Now say the employee took annual leave during the pay period:
The leave provisions for the employee will appear as per below. The leave taken reduces the liability and is classed as a debit, rather than a credit.
N.B. When salary sacrifice deductions are processed in a pay run, this amount will be deducted from the highest wage expense and allocated to super in the journal. In the instance an employee has taken paid leave for the entire pay run the salary sacrifice will deduct this amount from the leave category and allocate to super, in effect reducing the leave expense.
How are pay adjustments managed in the journal?
When an employee's pay has been adjusted (be it an increase or decrease), an adjustment transaction line will appear in the journal for any leave category that has been mapped to the Chart of Accounts.
The amount is calculated as the difference between the new rate vs the old rate multiplied by the employee's leave balance as at the start of the pay period. For eg, an employee's pay increased from $20 per hour to $25 per hour and at the start of the pay run the employee had an annual leave balance of 20 hours. Any leave accrued in the pay run will be calculated at the new hourly rate so the adjustment line in the journal will only deal with the leave balance prior to the pay run.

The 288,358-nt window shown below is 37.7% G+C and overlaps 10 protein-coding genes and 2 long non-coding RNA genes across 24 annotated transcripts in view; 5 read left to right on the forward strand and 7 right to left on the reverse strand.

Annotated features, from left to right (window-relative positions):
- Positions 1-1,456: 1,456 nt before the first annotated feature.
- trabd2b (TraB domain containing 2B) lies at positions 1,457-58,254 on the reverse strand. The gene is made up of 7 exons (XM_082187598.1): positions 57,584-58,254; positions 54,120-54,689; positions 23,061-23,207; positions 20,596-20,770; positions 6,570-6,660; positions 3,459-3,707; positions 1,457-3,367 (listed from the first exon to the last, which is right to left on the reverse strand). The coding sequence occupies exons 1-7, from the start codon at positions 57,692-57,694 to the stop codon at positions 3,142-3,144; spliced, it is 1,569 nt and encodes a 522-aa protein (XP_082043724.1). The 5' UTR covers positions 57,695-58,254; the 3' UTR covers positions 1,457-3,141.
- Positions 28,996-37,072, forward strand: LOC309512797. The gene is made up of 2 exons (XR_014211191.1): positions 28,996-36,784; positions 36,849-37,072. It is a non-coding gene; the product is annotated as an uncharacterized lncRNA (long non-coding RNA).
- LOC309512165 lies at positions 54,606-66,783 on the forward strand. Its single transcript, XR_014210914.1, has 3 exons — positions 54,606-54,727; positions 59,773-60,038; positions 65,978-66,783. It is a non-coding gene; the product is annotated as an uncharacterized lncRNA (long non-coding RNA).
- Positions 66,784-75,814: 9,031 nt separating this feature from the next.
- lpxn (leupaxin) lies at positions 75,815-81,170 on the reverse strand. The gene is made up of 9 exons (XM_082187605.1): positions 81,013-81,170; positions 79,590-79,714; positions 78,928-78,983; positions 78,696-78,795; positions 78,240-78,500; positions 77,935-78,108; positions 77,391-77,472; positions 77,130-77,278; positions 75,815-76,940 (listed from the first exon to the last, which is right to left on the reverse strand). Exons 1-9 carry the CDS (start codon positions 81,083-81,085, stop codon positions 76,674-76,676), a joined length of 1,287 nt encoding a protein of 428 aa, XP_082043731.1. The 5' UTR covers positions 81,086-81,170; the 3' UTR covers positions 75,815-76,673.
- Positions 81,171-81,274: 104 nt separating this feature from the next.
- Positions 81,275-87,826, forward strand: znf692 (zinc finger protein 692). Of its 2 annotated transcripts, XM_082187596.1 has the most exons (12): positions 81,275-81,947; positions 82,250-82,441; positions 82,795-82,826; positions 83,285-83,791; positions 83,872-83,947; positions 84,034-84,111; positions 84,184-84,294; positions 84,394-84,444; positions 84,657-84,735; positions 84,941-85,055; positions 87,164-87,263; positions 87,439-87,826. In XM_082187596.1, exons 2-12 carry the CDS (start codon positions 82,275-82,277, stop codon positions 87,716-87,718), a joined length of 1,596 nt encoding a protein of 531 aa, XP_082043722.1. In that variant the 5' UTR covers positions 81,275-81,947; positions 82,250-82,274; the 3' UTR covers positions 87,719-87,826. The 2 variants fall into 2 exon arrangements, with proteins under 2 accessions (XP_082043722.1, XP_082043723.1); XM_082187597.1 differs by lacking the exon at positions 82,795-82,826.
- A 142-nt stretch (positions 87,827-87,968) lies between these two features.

The $100 is the result of multiplying the 20 hours balance by the difference of $5 per hour. On the reverse side, if an employee's pay was reduced from $25 to $20 per hour, the amount will still appear as $100 however as the rate reduction has reduced the leave liability, the liability amount will appear as a debit rather than a credit.
Migrating existing leave provisions in your financials
This section applies to businesses who have already been processing pay runs and have never tracked leave provisions in their balance sheet but want to start now. Remember that the above functionality only tracks leave activities on a per pay run basis. This means you will need to manually journal existing liabilities in your accounting platform in order to get a full picture of any leave liabilities of the business.
To do this, generate a Leave Balances report as at the date of the last pay period end date. Ensure the report is grouped by 'Employee Default Location' and the 'Hide Leave Values' setting is unticked. Export the report in excel or csv - this will provide you the current dollar value of all leave liabilities against each location. Use this data to then transfer to your accounting platform.
A special note regarding long service leave: if you want to track long service leave take note of whether you want to apply it from the contingent or entitlement period. Then, make sure you only record the liabilities for the employees that have reached either their contingent or entitlement period (depending on what period setting you have applied).